Favorite quotes
“With sadness like no tomorrow”
“We talked about the future which seemed to end in may”
“I take up ashes like taking up space”
“I spilt myself apart”
“Human she is not quite”
“Our bones hollow fingertips into feather”

It was unique and beautiful. So many different concepts and points of view. This was not just one thing. It also has many different styles of poetry which was interesting to see.

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A chapbook of feminine writings with tales of fragile emotions that stir a whirlwind of strength. If read by a male mind, he may feel closer to knowing the heart of a woman. When a woman reads these poems, she may feel they were written for her.

It was impossible for me to stop reading until I had finished the last poem. Then I was sorry to see it over. I truly wanted more of this writing style.

The author tells secrets. She dares to say it. Life expects us to play nice and these poems felt like an outlet. Each poem meant something very deep and very personal to me.

While reading, I was reminded of things I do not need and the things that mean the most. What should be cherished. What can be let go.

In this wonderful book of poetry, the mundane is art.

Taking a note from one poem in particular, “I AM GOING TO FIND THE UNICORNS”. The entire piece is surreal yet hits me. It screams and sets things straight with “Blood and horns and teeth.” It is a beautiful way to thumb your nose to the world and carry on as one may see fit.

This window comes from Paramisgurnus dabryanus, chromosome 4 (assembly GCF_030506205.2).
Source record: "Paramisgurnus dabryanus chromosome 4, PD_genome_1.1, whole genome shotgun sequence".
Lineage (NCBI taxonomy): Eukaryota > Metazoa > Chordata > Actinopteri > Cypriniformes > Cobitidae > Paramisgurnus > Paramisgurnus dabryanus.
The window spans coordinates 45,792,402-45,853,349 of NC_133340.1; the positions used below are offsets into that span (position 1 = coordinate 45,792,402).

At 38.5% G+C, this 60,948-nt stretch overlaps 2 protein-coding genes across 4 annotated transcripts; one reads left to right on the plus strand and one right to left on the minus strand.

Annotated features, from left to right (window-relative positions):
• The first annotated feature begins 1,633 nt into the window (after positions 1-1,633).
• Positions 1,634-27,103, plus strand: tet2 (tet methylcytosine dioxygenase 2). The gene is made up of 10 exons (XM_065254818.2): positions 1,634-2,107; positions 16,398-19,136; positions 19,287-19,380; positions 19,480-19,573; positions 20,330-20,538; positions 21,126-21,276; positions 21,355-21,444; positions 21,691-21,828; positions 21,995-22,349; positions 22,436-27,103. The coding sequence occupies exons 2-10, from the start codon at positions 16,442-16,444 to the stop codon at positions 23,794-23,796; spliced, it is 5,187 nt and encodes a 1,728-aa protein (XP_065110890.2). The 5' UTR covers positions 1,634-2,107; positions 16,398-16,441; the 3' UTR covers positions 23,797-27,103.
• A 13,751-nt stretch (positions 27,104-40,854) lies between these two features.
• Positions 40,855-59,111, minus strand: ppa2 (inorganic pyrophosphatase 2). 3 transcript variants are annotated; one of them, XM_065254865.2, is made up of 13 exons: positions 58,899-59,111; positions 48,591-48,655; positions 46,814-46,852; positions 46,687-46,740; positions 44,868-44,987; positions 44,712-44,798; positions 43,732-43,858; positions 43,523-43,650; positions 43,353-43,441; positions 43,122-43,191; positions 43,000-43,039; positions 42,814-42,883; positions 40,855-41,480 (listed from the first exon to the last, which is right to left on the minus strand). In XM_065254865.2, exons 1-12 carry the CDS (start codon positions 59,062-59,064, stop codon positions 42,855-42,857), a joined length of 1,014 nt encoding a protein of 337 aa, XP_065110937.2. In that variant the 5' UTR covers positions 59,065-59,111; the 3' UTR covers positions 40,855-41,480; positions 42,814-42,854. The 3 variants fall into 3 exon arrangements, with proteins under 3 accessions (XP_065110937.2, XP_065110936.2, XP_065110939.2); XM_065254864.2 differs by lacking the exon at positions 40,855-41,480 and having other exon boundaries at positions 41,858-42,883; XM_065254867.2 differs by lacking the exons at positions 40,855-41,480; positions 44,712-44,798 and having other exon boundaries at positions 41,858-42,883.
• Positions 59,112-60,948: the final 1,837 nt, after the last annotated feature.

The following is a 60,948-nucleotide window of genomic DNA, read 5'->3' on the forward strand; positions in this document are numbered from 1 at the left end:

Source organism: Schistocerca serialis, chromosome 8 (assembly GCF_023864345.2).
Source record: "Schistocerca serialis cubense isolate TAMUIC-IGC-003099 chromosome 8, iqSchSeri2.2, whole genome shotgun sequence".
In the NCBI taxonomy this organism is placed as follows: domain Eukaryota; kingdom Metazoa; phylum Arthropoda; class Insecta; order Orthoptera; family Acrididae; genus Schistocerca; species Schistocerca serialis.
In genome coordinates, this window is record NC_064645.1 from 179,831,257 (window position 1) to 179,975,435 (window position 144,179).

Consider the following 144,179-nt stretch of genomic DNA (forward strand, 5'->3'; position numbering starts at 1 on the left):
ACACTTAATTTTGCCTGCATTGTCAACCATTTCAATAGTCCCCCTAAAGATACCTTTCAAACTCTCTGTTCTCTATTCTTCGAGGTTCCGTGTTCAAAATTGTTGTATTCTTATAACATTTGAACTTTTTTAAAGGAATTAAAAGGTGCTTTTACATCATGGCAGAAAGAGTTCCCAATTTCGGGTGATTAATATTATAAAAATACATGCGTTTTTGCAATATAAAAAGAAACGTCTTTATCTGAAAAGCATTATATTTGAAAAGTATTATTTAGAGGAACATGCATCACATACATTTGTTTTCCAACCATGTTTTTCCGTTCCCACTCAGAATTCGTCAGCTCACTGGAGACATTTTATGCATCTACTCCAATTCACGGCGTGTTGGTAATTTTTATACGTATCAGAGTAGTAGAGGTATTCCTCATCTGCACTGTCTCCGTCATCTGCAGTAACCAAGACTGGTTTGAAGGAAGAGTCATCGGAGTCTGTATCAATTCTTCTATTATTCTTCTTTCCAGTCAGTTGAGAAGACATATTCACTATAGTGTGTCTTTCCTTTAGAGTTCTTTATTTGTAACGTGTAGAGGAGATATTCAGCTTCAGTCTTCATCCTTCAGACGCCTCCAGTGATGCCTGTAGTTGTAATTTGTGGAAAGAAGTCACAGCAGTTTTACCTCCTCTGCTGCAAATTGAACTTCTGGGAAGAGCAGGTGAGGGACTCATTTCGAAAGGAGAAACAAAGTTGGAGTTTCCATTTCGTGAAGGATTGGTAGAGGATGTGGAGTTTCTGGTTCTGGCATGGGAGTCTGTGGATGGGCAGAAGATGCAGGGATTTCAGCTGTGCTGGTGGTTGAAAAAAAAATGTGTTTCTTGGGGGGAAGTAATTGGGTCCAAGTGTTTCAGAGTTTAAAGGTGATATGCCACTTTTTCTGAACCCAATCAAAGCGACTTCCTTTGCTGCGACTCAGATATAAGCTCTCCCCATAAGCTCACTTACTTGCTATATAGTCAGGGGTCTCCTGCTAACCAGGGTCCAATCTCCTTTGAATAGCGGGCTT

This poetry is not typical. The art following each poem makes this book a beautiful illustration.

The stories are told quickly. Being short and to the point, the point is driven hard and deep.

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A beautiful collection of poetry that shifts between reality and fantasy, hard and soft, feminine and masculine. Walrath breathes life into the mundane, making the peeling of an onion into something precise and moving, while also challenging our idea of femininity and womanhood as she examines what it is to be a woman. I will return to this collection again.

Some of my favourite lines:

“the crisp brown suits off of a pair of onions”
“drifting out over the lake whose surface was pinched as if by some invisible touch”
“We will look upon ourselves, whole and blinding”
“I wish this memory into dream. If I dream it enough, it frays thin, dies a ghost death easier than his”